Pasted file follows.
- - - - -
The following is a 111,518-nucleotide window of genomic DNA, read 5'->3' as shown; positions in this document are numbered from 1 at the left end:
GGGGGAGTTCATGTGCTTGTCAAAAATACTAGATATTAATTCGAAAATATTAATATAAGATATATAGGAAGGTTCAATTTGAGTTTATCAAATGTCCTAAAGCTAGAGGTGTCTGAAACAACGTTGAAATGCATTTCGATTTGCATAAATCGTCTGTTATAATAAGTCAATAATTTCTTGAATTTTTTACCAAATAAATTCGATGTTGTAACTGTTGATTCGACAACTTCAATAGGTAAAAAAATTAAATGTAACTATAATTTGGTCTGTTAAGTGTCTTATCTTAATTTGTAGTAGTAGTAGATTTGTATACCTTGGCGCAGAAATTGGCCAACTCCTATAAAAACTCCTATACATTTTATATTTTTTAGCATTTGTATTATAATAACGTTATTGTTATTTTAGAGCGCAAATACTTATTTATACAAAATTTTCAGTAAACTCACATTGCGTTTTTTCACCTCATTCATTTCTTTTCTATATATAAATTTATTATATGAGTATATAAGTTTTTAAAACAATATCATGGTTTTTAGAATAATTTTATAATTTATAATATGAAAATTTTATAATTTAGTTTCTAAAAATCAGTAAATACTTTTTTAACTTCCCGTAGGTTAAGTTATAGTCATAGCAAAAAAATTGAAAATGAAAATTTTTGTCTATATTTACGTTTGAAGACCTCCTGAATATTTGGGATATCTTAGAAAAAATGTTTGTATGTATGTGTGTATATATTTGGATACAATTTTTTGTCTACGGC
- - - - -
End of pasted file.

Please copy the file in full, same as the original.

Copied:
The following is a 111,518-nucleotide window of genomic DNA, read 5'->3' as shown; positions in this document are numbered from 1 at the left end:
GGGGGAGTTCATGTGCTTGTCAAAAATACTAGATATTAATTCGAAAATATTAATATAAGATATATAGGAAGGTTCAATTTGAGTTTATCAAATGTCCTAAAGCTAGAGGTGTCTGAAACAACGTTGAAATGCATTTCGATTTGCATAAATCGTCTGTTATAATAAGTCAATAATTTCTTGAATTTTTTACCAAATAAATTCGATGTTGTAACTGTTGATTCGACAACTTCAATAGGTAAAAAAATTAAATGTAACTATAATTTGGTCTGTTAAGTGTCTTATCTTAATTTGTAGTAGTAGTAGATTTGTATACCTTGGCGCAGAAATTGGCCAACTCCTATAAAAACTCCTATACATTTTATATTTTTTAGCATTTGTATTATAATAACGTTATTGTTATTTTAGAGCGCAAATACTTATTTATACAAAATTTTCAGTAAACTCACATTGCGTTTTTTCACCTCATTCATTTCTTTTCTATATATAAATTTATTATATGAGTATATAAGTTTTTAAAACAATATCATGGTTTTTAGAATAATTTTATAATTTATAATATGAAAATTTTATAATTTAGTTTCTAAAAATCAGTAAATACTTTTTTAACTTCCCGTAGGTTAAGTTATAGTCATAGCAAAAAAATTGAAAATGAAAATTTTTGTCTATATTTACGTTTGAAGACCTCCTGAATATTTGGGATATCTTAGAAAAAATGTTTGTATGTATGTGTGTATATATTTGGATACAATTTTTTGTCTACGGC